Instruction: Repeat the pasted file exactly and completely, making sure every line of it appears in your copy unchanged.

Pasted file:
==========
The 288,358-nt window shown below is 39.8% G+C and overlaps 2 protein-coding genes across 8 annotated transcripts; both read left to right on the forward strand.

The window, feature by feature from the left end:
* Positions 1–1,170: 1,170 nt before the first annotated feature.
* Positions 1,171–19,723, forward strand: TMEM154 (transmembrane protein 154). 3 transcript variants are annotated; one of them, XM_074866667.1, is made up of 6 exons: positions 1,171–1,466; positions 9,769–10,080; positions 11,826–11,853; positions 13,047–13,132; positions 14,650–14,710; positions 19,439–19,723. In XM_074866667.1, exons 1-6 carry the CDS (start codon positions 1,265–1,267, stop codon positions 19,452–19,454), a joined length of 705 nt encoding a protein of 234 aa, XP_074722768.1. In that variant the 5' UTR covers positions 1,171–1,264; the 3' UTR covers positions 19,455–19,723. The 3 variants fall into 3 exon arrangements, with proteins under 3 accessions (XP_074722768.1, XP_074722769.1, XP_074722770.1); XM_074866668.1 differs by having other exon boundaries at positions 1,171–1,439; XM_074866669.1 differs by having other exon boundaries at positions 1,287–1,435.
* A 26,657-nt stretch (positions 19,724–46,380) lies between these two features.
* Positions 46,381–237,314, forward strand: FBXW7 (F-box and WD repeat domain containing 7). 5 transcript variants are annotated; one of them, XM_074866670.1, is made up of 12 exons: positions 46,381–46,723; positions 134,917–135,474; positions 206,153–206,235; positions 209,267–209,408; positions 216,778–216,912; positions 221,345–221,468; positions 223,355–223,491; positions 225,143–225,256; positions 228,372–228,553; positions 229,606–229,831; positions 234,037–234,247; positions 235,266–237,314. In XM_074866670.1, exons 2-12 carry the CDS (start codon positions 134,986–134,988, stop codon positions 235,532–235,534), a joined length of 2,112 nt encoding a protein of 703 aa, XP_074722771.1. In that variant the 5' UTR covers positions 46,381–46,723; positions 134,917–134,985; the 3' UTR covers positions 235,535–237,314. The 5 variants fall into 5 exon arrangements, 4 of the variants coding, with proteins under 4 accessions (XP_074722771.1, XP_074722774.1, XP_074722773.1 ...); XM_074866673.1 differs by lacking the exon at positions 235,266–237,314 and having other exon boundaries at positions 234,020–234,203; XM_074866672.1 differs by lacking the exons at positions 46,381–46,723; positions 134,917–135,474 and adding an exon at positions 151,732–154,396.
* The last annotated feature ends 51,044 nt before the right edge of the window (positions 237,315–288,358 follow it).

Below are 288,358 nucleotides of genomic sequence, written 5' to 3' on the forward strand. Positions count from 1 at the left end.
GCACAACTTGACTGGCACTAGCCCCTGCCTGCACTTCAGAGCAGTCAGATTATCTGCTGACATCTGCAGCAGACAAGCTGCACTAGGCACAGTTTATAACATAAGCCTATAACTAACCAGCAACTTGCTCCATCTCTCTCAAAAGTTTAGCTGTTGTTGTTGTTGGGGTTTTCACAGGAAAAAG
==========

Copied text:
The 288,358-nt window shown below is 39.8% G+C and overlaps 2 protein-coding genes across 8 annotated transcripts; both read left to right on the forward strand.

The window, feature by feature from the left end:
* Positions 1–1,170: 1,170 nt before the first annotated feature.
* Positions 1,171–19,723, forward strand: TMEM154 (transmembrane protein 154). 3 transcript variants are annotated; one of them, XM_074866667.1, is made up of 6 exons: positions 1,171–1,466; positions 9,769–10,080; positions 11,826–11,853; positions 13,047–13,132; positions 14,650–14,710; positions 19,439–19,723. In XM_074866667.1, exons 1-6 carry the CDS (start codon positions 1,265–1,267, stop codon positions 19,452–19,454), a joined length of 705 nt encoding a protein of 234 aa, XP_074722768.1. In that variant the 5' UTR covers positions 1,171–1,264; the 3' UTR covers positions 19,455–19,723. The 3 variants fall into 3 exon arrangements, with proteins under 3 accessions (XP_074722768.1, XP_074722769.1, XP_074722770.1); XM_074866668.1 differs by having other exon boundaries at positions 1,171–1,439; XM_074866669.1 differs by having other exon boundaries at positions 1,287–1,435.
* A 26,657-nt stretch (positions 19,724–46,380) lies between these two features.
* Positions 46,381–237,314, forward strand: FBXW7 (F-box and WD repeat domain containing 7). 5 transcript variants are annotated; one of them, XM_074866670.1, is made up of 12 exons: positions 46,381–46,723; positions 134,917–135,474; positions 206,153–206,235; positions 209,267–209,408; positions 216,778–216,912; positions 221,345–221,468; positions 223,355–223,491; positions 225,143–225,256; positions 228,372–228,553; positions 229,606–229,831; positions 234,037–234,247; positions 235,266–237,314. In XM_074866670.1, exons 2-12 carry the CDS (start codon positions 134,986–134,988, stop codon positions 235,532–235,534), a joined length of 2,112 nt encoding a protein of 703 aa, XP_074722771.1. In that variant the 5' UTR covers positions 46,381–46,723; positions 134,917–134,985; the 3' UTR covers positions 235,535–237,314. The 5 variants fall into 5 exon arrangements, 4 of the variants coding, with proteins under 4 accessions (XP_074722771.1, XP_074722774.1, XP_074722773.1 ...); XM_074866673.1 differs by lacking the exon at positions 235,266–237,314 and having other exon boundaries at positions 234,020–234,203; XM_074866672.1 differs by lacking the exons at positions 46,381–46,723; positions 134,917–135,474 and adding an exon at positions 151,732–154,396.
* The last annotated feature ends 51,044 nt before the right edge of the window (positions 237,315–288,358 follow it).

Below are 288,358 nucleotides of genomic sequence, written 5' to 3' on the forward strand. Positions count from 1 at the left end.
GCACAACTTGACTGGCACTAGCCCCTGCCTGCACTTCAGAGCAGTCAGATTATCTGCTGACATCTGCAGCAGACAAGCTGCACTAGGCACAGTTTATAACATAAGCCTATAACTAACCAGCAACTTGCTCCATCTCTCTCAAAAGTTTAGCTGTTGTTGTTGTTGGGGTTTTCACAGGAAAAAG